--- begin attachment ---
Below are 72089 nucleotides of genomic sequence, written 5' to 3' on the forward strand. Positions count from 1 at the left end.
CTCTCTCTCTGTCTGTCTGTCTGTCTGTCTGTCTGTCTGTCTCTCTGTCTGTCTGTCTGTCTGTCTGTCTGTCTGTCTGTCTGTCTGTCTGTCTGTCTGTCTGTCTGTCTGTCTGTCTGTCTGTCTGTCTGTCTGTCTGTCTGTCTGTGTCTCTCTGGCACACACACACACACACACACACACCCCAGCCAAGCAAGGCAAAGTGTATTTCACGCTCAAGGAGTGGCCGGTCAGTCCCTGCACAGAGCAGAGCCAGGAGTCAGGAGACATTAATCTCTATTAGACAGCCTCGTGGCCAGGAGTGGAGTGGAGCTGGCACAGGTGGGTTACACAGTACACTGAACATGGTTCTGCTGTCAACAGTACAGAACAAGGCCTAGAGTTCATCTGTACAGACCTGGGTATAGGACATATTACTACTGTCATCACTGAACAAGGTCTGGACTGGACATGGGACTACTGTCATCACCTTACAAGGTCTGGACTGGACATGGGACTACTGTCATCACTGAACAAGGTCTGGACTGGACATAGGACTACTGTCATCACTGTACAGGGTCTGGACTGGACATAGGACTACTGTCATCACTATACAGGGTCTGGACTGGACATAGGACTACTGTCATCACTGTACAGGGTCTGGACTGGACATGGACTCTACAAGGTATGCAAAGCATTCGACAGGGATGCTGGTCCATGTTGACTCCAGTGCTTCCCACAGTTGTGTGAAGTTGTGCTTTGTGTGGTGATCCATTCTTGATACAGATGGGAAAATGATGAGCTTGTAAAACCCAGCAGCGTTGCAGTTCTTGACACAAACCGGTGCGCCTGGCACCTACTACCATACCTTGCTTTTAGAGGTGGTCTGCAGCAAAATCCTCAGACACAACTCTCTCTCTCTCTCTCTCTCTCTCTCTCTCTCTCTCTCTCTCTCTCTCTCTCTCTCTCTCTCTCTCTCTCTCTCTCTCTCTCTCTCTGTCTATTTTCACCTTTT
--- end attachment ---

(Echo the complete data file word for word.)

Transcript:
Below are 72089 nucleotides of genomic sequence, written 5' to 3' on the forward strand. Positions count from 1 at the left end.
CTCTCTCTCTGTCTGTCTGTCTGTCTGTCTGTCTGTCTGTCTCTCTGTCTGTCTGTCTGTCTGTCTGTCTGTCTGTCTGTCTGTCTGTCTGTCTGTCTGTCTGTCTGTCTGTCTGTCTGTCTGTCTGTCTGTCTGTCTGTCTGTCTGTGTCTCTCTGGCACACACACACACACACACACACACCCCAGCCAAGCAAGGCAAAGTGTATTTCACGCTCAAGGAGTGGCCGGTCAGTCCCTGCACAGAGCAGAGCCAGGAGTCAGGAGACATTAATCTCTATTAGACAGCCTCGTGGCCAGGAGTGGAGTGGAGCTGGCACAGGTGGGTTACACAGTACACTGAACATGGTTCTGCTGTCAACAGTACAGAACAAGGCCTAGAGTTCATCTGTACAGACCTGGGTATAGGACATATTACTACTGTCATCACTGAACAAGGTCTGGACTGGACATGGGACTACTGTCATCACCTTACAAGGTCTGGACTGGACATGGGACTACTGTCATCACTGAACAAGGTCTGGACTGGACATAGGACTACTGTCATCACTGTACAGGGTCTGGACTGGACATAGGACTACTGTCATCACTATACAGGGTCTGGACTGGACATAGGACTACTGTCATCACTGTACAGGGTCTGGACTGGACATGGACTCTACAAGGTATGCAAAGCATTCGACAGGGATGCTGGTCCATGTTGACTCCAGTGCTTCCCACAGTTGTGTGAAGTTGTGCTTTGTGTGGTGATCCATTCTTGATACAGATGGGAAAATGATGAGCTTGTAAAACCCAGCAGCGTTGCAGTTCTTGACACAAACCGGTGCGCCTGGCACCTACTACCATACCTTGCTTTTAGAGGTGGTCTGCAGCAAAATCCTCAGACACAACTCTCTCTCTCTCTCTCTCTCTCTCTCTCTCTCTCTCTCTCTCTCTCTCTCTCTCTCTCTCTCTCTCTCTCTCTCTCTCTCTCTCTCTGTCTATTTTCACCTTTT